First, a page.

Jeffery Hart Bent
Bent was the son of Robert Bent and elder brother of Ellis Bent. He was educated at Mr Barnes's school, Manchester, and at Trinity College, Cambridge, graduating B.A. in 1804, and M.A. in 1807. He was called to the bar of the Middle Temple in 1806.
New South Wales
He was appointed judge of the Supreme Court of New South Wales, arriving at Sydney on 28 July 1814. He refused to disembark until acknowledged with a formal salute. He had been only a few weeks in the colony before he was appealing to Earl Bathurst against a decision of Governor Macquarie to fit up one of the wings of the hospital as a temporary court house. There was much delay in holding the first sitting of the court, which was eventually fixed for 1 May 1815, and even then there were repeated adjournments because Bent refused to allow anyone who had been transported to be allowed to practice as an attorney. Macquarie was anxious that all convicts who had expiated their crime should be given every opportunity to rehabilitate themselves and lead normal lives as members of the community. Some of the men objected to by Bent had hitherto been permitted to plead before his brother, Ellis Bent, the judge-advocate, and Macquarie was satisfied that no evil consequences had resulted. He pointed out, too, that under the new regulations there would be only one attorney in the colony who would be able to plead, and that therefore one party only in each suit could have legal assistance in bringing his case forward. The tone of Bent's communications to the governor showed a great want of respect, and on 1 July 1815 Macquarie wrote to Earl Bathurst about the Bent brothers, stating that it had now become "absolutely necessary for the good of the colony . . . that they or I should be removed from it". Both of the brothers were recalled and Jeffery Bent left for England in 1817.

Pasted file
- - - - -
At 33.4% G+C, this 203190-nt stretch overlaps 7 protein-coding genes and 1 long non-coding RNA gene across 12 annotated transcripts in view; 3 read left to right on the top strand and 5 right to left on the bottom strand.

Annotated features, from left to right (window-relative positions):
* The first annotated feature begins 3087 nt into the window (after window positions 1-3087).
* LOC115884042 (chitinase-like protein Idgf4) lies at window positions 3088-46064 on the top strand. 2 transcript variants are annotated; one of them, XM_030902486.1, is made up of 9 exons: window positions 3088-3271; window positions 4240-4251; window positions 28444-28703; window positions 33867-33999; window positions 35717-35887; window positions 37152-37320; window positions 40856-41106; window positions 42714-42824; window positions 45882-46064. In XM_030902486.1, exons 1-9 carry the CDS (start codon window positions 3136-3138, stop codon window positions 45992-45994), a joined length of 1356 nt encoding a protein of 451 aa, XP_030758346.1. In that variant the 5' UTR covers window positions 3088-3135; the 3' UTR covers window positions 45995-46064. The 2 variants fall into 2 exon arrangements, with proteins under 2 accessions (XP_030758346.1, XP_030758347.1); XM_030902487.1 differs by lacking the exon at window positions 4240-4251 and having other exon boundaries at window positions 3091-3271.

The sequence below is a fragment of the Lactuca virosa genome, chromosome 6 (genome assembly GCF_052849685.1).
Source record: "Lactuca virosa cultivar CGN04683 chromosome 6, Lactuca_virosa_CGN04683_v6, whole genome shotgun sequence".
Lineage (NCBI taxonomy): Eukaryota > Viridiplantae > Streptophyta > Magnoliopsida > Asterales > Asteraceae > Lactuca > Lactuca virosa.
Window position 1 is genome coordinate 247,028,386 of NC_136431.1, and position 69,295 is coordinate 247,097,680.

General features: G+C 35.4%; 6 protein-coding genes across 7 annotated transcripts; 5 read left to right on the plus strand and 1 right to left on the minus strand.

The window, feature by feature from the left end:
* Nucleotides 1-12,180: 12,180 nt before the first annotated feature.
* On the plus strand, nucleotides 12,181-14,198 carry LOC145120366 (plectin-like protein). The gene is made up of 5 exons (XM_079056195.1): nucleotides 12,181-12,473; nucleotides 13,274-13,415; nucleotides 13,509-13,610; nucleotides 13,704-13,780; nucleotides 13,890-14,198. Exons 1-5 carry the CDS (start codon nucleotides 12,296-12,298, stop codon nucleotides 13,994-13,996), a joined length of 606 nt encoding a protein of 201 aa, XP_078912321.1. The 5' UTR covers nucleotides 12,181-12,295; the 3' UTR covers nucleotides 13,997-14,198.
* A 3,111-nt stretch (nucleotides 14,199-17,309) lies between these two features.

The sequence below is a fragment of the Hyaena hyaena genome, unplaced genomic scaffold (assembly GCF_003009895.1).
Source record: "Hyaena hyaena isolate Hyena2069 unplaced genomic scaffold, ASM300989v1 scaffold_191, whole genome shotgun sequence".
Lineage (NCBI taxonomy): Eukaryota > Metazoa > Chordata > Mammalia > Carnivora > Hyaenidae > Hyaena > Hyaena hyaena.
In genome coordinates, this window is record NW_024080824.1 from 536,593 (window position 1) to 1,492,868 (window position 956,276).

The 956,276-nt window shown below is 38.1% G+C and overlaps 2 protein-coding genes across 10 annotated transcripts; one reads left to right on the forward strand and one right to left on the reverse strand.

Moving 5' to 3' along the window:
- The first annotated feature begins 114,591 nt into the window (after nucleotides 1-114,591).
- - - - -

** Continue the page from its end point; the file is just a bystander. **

Bent was difficult and autocratic. His opinions on the employment of ex-convicts in courts are to some extent understandable, but he made no allowance for the differing views of Governor Macquarie and his difficulties.
Commentary on Bent
"He is generally regarded, not only as the first judge in New South Wales, but also as the worst. The one thing he had to recommend him was a spirit of independence. He gave an early display of his mettle upon his arrival in Sydney, by refusing to disembark from his ship until the Governor arranged for a proper battery of guns to salute him. He refused to pay the road toll levied on users of Sydney's main road. He said he would be damned if he would pay any illegal tax. He called the gatekeeper a scoundrel, and threatened to put him in gaol. As a result, he was charged with toll evasion, convicted by a magistrate and fined two pounds. There being no Judicial Commission in those days, the matter was left to rest there. The Court presided over by Judge Bent only ever sat to hear one item of civil business. That was an application by three ex-convict attorneys for admission to practice. The judge, who was at risk of being outvoted by the two magistrates with whom he sat, peremptorily announced that the application was refused, and that he would never preside in a court where ex-convicts were admitted to practice. Soon afterwards he was recalled to England.".
- His first name is given as 'Geoffrey' in volume III of Admissions to Trinity College, Cambridge.
- C. H. Currey (1966). "Bent, Jeffery Hart (1781 - 1852)". Australian Dictionary of Biography, Volume 1. MUP. pp. 87–92. Retrieved 2013-02-01.
- "Bent, Geoffrey (Jeffrey) Hart (BNT800G)". A Cambridge Alumni Database. University of Cambridge.
- 17 May 1999 at the 175th Anniversary Dinner of the Supreme Court of New South Wales
- Serle, Percival (1949). "Bent, Jeffery Hart". Dictionary of Australian Biography. Sydney: Angus and Robertson.
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